That show had another impact, as former producer Linda McSparin noted: “We no longer had to call people to be on the show, they called us.”
In it’s 33 years, the Mountain Stage has not stayed at home; it has travelled quite a lot. There have also been shows in Scotland, Canada, Alaska, Minnesota, New York, Georgia, North Carolina, Idaho, Philadelphia, Boston, and every state that borders West Virginia as well as many different towns within the state. In fact, during the two-year period of 2006 and 2007 almost half of the shows were presented out of town. My favorite out-of-town show was in Nashville, the 2000 tribute to John Hartford, where Gillian Welch sang “In Tall Buildings.” I cannot describe the feeling I had when that happened. It’s my favorite song of his, and I had gone to ply my trade in one tall building, so it hit home.
The show evolved over the years. First, at the very beginning there was some tension between those funding the program, who wanted to focus on regional talent, and the show’s originators, who wanted it to be national in scope. Fortunately, Groce and Ridenour’s vision took the day, and the show expanded from a monthly show to one that usually airs 26 new shows a year. Plus, there is no rigid timetable, enabling shows to be scheduled when the artists are available.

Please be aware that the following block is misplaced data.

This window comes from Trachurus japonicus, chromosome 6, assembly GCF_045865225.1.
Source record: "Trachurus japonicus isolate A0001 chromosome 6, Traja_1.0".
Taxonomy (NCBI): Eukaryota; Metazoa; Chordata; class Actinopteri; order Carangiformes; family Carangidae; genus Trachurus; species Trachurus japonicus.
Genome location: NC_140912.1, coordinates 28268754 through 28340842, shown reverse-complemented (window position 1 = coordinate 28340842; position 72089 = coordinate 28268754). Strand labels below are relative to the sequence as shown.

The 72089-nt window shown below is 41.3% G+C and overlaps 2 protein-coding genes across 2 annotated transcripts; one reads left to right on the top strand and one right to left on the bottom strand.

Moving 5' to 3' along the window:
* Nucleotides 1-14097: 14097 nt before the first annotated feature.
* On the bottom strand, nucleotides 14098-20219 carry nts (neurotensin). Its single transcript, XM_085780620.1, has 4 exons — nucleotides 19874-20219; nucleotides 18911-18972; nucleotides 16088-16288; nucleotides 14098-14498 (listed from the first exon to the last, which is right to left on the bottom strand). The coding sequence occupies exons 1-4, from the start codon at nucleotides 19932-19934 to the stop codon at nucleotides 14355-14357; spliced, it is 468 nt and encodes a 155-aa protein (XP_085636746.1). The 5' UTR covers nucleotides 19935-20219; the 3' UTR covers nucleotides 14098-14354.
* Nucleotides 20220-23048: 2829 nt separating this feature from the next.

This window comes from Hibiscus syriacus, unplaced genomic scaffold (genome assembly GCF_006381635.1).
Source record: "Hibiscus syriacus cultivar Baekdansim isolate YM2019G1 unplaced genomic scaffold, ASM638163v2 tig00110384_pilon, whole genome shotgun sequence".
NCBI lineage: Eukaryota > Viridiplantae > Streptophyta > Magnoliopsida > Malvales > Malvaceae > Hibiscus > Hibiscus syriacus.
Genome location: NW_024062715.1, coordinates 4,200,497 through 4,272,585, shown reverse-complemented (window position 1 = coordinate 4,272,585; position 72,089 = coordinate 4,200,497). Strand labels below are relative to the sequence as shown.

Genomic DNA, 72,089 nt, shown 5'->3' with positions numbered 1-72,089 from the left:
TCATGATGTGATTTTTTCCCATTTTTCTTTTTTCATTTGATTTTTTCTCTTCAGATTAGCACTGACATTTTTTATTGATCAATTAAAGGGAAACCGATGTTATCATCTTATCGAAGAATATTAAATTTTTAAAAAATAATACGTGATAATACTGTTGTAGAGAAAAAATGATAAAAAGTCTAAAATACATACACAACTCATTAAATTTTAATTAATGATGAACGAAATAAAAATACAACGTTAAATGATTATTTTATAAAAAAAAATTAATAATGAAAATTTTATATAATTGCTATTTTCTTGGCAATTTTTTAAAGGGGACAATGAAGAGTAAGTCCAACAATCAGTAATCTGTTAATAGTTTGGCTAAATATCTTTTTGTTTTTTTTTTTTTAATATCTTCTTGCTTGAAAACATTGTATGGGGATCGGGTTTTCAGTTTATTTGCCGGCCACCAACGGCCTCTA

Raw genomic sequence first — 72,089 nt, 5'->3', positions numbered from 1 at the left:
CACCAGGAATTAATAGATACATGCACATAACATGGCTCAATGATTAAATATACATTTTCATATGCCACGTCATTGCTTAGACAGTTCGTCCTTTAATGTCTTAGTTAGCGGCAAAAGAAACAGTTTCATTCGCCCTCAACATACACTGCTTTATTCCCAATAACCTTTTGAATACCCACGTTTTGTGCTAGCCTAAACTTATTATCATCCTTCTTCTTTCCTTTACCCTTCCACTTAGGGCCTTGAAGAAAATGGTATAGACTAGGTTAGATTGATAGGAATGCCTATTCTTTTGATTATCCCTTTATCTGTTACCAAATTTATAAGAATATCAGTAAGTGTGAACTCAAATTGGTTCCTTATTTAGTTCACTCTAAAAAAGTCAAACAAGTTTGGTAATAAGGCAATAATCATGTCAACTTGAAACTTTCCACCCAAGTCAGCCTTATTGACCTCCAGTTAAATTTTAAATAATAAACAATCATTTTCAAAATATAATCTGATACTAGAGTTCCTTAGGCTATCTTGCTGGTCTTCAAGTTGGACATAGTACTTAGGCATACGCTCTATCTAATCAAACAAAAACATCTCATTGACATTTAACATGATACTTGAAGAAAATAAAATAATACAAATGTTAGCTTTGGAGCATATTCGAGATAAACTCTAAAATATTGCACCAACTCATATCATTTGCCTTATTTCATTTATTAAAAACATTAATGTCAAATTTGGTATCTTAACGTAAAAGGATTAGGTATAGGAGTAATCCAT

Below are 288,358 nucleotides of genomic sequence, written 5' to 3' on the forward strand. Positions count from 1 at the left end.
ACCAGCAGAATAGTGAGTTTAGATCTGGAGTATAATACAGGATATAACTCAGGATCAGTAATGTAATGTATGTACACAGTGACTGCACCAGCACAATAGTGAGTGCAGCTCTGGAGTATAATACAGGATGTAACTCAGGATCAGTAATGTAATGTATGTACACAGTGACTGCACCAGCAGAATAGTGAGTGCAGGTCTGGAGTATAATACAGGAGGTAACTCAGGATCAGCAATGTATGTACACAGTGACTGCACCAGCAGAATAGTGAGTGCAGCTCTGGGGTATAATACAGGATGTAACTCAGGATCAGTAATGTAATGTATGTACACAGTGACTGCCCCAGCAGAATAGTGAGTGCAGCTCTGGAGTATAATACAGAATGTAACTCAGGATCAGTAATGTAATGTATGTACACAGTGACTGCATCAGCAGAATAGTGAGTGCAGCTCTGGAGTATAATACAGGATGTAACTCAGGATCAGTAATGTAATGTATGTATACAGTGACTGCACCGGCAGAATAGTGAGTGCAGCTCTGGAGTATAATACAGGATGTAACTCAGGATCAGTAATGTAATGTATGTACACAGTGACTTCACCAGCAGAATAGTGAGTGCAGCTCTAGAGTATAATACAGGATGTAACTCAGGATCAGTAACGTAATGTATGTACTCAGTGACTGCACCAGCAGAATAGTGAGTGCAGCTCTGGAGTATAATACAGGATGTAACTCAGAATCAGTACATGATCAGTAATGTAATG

Second, it had to overcome the perceptions some folks had with its name, Mountain Stage. The name gave the appearance as concentrating on “mountain” or traditional music.
Third, it was unfairly compared to another, better known show, A Prairie Home Companion, because early in the show’s tenure there were comedic skits and faux sponsors. Unfair, as APHC was a written skit show with a couple of musical guests, and Stage was a live music show with a couple of skits. But those comparisons were soon dropped as it became obvious that what the show was best at was presenting live music in a real theater with a live audience.
Fourth was the format itself. Initially, some performers played two shorter sets, one in each hour, with the headliner both opening and closing the show. That was changed to each performer doing a single, 20-30-minute set, three in the first hour and two in the second. Plus, in the first hour vocalist Julie Adams does a song with the Mountain Stage band. In the second hour, Bob Thompson does a piano solo, usually, to my delight, a jazz standard or an original.